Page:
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Myanmar/Burma

Repression of religious freedom and fundamental human rights

Overview

Burmese military (officially called Tatmadaw) seized control and overthrew its democratically elected government. People have taken to the streets across Burma to protest against the coup, which is led by General Min Aung Hlaing. Burma’s elected leader, Aung San Suu Kyi, has been detained along with members of her party, the National League for Democracy (NLD).

The military coup threatens to further inflame the ongoing violence perpetrated by the military for years against ethnic and religious minorities, with the military destroying whole villages and places of worship for Christians, Muslims, and other minority communities.

The Rohingya ethnic group, which is largely Muslim, has been especially targeted by military atrocities and the entire people group have been denied citizenship in the country. More than 900,000 refugees have fled the country to escape persecution. As nations struggle to contain COVID-19, refugees have been denied entry to many countries and asylum seekers remain stranded with their lives at risk to do strict pandemic restrictions.

See Resources Section for details and analysis of the situation in Myanmar.

Video News

How Myanmar’s Military Killed Pro-Democracy Protesters

More than 80 people were killed when the Myanmar military launched an assault on pro-democracy protesters in the city of Bago in early April. We pieced …
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Resources

The 2021 Myanmar coup d’état began on the morning of 1 February 2021 when democratically elected members of Myanmar’s ruling party, the National League for Democracy, were deposed by the Tatmadaw—Myanmar’s military—which vested power in a stratocracy. The Tatmadaw proclaimed a year-long state of emergency and declared power had been vested in Commander-in-Chief of Defence Services Min Aung Hlaing. It declared the results of the November 2020 general election invalid and stated its intent to hold a new election at the end of the state of emergency.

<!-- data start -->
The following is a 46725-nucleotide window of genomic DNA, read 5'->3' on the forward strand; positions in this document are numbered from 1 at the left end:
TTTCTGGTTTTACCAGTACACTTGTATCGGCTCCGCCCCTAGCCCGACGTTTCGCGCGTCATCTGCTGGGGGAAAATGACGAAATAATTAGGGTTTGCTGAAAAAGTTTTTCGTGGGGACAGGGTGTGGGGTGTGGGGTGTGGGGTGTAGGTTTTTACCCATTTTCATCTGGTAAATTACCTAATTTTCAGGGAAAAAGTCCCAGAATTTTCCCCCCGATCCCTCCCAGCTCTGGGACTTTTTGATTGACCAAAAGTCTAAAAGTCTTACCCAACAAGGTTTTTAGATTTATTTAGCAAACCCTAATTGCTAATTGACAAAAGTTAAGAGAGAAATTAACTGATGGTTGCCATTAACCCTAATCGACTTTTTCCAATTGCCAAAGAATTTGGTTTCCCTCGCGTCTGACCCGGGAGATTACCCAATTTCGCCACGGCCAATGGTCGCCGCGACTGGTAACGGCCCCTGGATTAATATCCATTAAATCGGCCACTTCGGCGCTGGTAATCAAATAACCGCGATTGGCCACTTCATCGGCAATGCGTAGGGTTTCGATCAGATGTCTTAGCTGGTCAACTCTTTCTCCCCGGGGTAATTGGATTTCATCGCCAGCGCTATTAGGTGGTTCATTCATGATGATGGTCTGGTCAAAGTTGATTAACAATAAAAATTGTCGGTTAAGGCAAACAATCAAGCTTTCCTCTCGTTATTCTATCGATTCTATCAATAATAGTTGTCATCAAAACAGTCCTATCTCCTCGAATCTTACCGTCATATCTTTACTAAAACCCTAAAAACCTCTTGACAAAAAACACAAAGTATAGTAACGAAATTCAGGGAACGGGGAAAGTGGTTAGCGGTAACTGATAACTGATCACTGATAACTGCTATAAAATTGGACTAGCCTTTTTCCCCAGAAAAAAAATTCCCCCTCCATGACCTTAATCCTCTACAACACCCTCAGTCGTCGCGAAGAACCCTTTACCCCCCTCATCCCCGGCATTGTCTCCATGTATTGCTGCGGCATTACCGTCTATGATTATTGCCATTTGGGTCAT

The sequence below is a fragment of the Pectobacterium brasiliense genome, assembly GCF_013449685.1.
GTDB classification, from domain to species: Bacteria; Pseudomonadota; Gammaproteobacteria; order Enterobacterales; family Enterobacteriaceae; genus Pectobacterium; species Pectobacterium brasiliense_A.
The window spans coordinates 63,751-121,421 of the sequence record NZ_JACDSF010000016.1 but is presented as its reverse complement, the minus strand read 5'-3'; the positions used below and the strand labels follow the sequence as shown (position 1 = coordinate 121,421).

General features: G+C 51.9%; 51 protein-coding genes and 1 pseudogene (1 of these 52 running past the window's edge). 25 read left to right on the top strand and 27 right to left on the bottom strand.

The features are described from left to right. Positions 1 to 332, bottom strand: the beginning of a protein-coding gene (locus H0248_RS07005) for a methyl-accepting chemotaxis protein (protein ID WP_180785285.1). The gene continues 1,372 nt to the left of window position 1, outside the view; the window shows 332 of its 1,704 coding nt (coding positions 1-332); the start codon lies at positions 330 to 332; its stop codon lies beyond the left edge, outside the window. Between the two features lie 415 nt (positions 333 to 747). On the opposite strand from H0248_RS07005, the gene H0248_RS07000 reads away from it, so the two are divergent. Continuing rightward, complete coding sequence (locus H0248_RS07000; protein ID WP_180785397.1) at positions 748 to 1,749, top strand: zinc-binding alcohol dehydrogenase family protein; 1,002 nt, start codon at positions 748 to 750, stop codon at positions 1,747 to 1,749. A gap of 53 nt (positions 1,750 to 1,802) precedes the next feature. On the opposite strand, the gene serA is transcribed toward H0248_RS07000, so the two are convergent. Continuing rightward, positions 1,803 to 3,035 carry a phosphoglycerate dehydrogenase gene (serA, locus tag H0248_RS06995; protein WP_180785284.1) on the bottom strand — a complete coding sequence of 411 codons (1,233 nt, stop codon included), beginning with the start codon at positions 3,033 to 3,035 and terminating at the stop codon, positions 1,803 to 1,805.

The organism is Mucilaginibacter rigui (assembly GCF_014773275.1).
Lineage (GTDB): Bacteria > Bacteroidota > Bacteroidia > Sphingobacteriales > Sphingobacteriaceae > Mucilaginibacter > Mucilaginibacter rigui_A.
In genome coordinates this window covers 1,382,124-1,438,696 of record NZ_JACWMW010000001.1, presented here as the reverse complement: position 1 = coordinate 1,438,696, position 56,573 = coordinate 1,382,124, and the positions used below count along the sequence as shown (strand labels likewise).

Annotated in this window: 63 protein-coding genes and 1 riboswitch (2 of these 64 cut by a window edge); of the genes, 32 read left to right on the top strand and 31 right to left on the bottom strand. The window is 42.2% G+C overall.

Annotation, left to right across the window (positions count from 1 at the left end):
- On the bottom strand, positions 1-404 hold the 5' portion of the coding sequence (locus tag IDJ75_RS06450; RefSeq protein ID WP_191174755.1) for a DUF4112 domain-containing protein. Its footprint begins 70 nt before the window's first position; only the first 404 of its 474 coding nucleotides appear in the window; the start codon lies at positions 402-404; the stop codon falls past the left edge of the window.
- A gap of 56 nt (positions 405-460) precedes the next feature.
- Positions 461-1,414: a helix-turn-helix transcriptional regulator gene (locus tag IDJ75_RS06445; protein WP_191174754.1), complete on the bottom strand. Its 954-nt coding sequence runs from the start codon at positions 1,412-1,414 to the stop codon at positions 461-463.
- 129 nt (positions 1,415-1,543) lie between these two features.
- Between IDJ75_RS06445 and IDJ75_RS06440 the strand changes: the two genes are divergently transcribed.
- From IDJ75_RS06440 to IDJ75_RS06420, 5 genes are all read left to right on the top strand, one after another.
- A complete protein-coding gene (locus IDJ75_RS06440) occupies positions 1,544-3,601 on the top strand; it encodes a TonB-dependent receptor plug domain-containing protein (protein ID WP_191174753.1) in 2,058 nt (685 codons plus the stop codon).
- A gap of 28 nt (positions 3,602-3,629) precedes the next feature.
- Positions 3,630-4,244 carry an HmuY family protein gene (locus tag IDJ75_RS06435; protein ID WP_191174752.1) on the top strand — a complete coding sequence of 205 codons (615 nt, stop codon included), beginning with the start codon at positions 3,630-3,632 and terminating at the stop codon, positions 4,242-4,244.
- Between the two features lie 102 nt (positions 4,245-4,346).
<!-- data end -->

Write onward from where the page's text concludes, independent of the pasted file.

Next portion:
Human Rights in Myanmar

Click on the web link below to read the wiki article on Human Rights in Myanmar.

Freedom of Religion in Myanmar

Click on the web link below to read the wiki article on Freedom of Religion in Myanmar.

Click on the web link above to visit the external website and read the reports and analyses of the U.S. Commission on International Religious Freedom (USCIRF).

Click on the web link above to visit the external website and read the reports and analyses of the International Crisis Group.  | Source: Minority Rights Group International 

The Armed Conflict Location & Event Data Project (ACLED) is a disaggregated conflict analysis and crisis mapping project. | Source:  https://www.acleddata.com Please note: May load slowly with multiple embedded data sources.
The Armed Conflict Location & Event Data Project (ACLED) is a disaggregated conflict analysis and crisis mapping project. | Source: https://www.acleddata.com
Click on the image/link above to visit the external website and use The Peoples under Threat interactive map that ranks highlighted countries most at risk of genocide and mass killing | Source: Minority Rights Group International – https://minorityrights.org

Click on the web link above to visit the external website and search the database of the World Directory of Minorities and Indigenous Peoples, where you can find information by country about minorities and indigenous communities.  | Source: Minority Rights Group International – https://minorityrights.org) 

Click on the web link above to visit the external website of ReliefWeb and access sources on Security and Human Rights  | Source: ReliefWeb 

Click on the web link above to visit the external website of ReliefWeb.   | Source: ReliefWeb 

Google Map
Map of Myanmar and its divisions, including Shan State, Kachin State, Rakhine State and Karen State.
Ethnolinguistic Groups of Burma/Myanmar